That summer, a month before my departure, my mom died.

I was convinced that was the end of my Austrian sojourn. Convinced that I’d never be able to make it to Austria. Burying mom would cost too much; that I would have to be there for my family; that I would be too fragile. My aunts and grandmother did not share my sentiment and in fact, encouraged me to go. And so I did.

I can’t tell you how exciting it was to see the signs in Bavaria for Castle Neuschwanstein. I can’t tell you how amazing it was to be able to use my meager German to get around and how amazing it was to see 

I was told by a small German woman that the castle would be a short walk up mountain but for my king I proceeded to take my fat and asthmatic carcass up mountain to see the facade that was in my dreams. I gazed upon My King. I gazed upon his creation: one of his two children. He made miniature castles too: his little children. I wandered the halls he wandered. Saw the lake that claimed his body. Saw his home and wept. 

I ate lunch outside of Neuchswanstein and then it was off to Linderhof. I saw his Grottoes where he had special performances, saw his gilded excess, and was attacked by one of his terrible swans. I knew more than one of the tour guides there and led my small group of mostly bored Americans as we wandered the palace of extravagance and decadence.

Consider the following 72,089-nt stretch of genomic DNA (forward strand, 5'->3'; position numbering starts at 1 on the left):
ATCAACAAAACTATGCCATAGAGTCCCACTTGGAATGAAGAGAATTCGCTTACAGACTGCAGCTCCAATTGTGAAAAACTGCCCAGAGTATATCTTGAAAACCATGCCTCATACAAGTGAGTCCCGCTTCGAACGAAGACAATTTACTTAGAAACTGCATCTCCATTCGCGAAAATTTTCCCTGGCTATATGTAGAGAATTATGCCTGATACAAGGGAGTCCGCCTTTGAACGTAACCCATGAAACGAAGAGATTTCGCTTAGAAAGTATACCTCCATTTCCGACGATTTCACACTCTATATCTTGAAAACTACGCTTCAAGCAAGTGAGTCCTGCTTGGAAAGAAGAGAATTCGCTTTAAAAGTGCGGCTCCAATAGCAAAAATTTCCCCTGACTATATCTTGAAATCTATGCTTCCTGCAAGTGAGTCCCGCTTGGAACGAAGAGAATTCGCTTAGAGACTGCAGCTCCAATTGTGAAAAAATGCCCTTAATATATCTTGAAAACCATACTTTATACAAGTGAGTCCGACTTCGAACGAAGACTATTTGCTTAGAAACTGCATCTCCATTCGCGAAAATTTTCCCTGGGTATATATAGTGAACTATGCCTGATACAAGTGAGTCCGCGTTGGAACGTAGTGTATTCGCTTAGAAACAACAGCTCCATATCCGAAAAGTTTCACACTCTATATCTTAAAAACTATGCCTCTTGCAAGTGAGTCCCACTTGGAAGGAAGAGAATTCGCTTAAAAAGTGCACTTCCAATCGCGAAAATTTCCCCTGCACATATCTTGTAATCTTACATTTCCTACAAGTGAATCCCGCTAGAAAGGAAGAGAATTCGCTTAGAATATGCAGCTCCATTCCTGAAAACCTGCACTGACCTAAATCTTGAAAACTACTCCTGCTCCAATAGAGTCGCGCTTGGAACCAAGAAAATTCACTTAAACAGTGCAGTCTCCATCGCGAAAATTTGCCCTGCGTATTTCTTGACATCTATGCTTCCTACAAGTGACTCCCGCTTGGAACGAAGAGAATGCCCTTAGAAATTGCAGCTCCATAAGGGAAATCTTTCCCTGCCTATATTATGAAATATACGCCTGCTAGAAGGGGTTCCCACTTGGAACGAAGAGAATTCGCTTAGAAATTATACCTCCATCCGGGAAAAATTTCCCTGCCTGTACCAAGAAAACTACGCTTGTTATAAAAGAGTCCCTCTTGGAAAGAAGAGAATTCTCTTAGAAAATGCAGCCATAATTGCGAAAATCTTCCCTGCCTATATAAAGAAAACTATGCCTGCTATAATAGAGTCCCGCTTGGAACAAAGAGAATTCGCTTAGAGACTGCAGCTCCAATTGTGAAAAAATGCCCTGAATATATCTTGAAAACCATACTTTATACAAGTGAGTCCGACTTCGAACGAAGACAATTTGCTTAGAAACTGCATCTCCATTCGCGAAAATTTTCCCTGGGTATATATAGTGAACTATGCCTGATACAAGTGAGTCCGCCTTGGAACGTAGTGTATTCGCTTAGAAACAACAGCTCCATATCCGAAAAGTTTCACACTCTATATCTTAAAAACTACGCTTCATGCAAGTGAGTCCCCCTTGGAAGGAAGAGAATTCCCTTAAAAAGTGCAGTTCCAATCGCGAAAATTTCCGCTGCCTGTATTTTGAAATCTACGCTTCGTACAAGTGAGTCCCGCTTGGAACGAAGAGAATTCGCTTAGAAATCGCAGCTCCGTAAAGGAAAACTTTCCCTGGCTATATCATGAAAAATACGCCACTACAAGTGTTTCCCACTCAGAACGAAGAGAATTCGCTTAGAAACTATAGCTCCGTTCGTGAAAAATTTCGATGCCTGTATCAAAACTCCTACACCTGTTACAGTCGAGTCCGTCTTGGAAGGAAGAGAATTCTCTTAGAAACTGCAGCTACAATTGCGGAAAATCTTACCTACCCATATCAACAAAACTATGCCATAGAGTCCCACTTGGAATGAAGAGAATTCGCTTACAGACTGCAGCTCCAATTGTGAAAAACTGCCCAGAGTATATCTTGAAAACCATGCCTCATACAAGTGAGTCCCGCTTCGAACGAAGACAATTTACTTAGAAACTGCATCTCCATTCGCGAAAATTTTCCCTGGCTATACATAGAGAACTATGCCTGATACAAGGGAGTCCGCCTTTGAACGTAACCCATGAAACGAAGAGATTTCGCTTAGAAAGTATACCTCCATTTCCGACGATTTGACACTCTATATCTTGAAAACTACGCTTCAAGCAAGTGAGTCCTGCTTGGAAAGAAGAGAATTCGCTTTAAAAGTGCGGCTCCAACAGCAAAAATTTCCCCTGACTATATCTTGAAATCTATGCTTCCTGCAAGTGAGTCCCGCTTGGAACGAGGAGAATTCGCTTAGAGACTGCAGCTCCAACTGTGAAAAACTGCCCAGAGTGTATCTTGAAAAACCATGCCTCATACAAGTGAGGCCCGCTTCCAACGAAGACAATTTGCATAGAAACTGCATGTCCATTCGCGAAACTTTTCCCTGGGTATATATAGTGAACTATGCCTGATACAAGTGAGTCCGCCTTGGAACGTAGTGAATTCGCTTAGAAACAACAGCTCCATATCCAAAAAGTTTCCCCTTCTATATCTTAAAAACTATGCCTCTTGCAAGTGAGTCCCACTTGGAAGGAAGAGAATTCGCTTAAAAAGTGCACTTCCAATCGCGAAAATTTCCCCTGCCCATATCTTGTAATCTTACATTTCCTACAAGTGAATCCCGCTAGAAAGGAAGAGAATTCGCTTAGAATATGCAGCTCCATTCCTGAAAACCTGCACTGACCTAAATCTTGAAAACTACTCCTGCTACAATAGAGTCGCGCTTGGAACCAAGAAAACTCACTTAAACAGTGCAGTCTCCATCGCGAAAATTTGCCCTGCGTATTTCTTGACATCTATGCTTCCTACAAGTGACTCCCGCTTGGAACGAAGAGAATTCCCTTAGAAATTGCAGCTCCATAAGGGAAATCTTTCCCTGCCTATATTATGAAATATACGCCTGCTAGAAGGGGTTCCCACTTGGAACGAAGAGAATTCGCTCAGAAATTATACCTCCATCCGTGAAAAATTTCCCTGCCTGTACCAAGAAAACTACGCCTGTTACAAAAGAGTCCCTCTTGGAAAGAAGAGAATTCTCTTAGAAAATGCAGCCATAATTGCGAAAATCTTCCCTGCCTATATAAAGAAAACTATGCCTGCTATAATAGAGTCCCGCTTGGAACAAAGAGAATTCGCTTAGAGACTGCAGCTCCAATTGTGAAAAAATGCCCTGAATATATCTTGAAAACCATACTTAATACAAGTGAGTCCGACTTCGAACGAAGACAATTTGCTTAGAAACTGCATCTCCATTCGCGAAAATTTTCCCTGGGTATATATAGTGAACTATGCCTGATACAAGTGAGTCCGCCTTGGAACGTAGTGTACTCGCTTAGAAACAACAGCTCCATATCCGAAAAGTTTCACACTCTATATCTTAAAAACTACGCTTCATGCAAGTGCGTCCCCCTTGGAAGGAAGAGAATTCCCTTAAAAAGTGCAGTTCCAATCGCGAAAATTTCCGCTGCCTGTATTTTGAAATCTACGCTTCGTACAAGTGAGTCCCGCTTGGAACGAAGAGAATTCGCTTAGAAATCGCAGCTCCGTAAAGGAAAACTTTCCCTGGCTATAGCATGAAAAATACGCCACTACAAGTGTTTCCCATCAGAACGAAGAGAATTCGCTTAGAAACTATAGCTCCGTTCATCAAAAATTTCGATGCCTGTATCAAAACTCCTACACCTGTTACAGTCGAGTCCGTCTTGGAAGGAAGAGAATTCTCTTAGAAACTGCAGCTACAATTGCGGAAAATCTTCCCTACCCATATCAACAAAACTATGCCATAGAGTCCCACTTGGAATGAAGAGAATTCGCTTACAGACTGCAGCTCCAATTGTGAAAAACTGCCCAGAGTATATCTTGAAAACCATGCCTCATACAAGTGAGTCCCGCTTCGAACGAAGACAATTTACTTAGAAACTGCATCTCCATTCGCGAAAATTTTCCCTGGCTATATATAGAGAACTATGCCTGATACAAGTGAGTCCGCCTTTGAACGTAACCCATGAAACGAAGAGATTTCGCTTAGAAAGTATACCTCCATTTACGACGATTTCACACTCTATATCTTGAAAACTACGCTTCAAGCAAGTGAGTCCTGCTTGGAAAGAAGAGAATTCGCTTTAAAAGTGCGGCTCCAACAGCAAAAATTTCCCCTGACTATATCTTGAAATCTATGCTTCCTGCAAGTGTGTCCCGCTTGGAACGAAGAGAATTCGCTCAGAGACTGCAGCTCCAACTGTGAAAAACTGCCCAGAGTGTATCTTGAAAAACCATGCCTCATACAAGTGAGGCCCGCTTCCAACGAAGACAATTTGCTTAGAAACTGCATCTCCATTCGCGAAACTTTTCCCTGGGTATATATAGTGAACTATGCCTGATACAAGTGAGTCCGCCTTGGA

I still have the swan I purchased while visiting My King’s home. I still have the photos I took while visiting My King’s homes. I still have the books, brochures, postcards and more I purchased while visiting My King’s homes. 

It’s not hyperbolic to say that meeting King Ludwig II changed the course of my life. Without him; his charisma, his story, his madness; his glory, I would have stayed in the States. I wouldn’t have gone to Austria. I wouldn’t have left the States. I would have stayed small and I would have abandoned anime, manga and yaoi. I would have cast aside those parts of me that are now so important. I would be an entirely different version of myself; one I can barely fathom even if I truly stretch the limits of my imagination. 

I’m a different person because of King Ludwig II. And I do believe because of him; I have been changed for the better.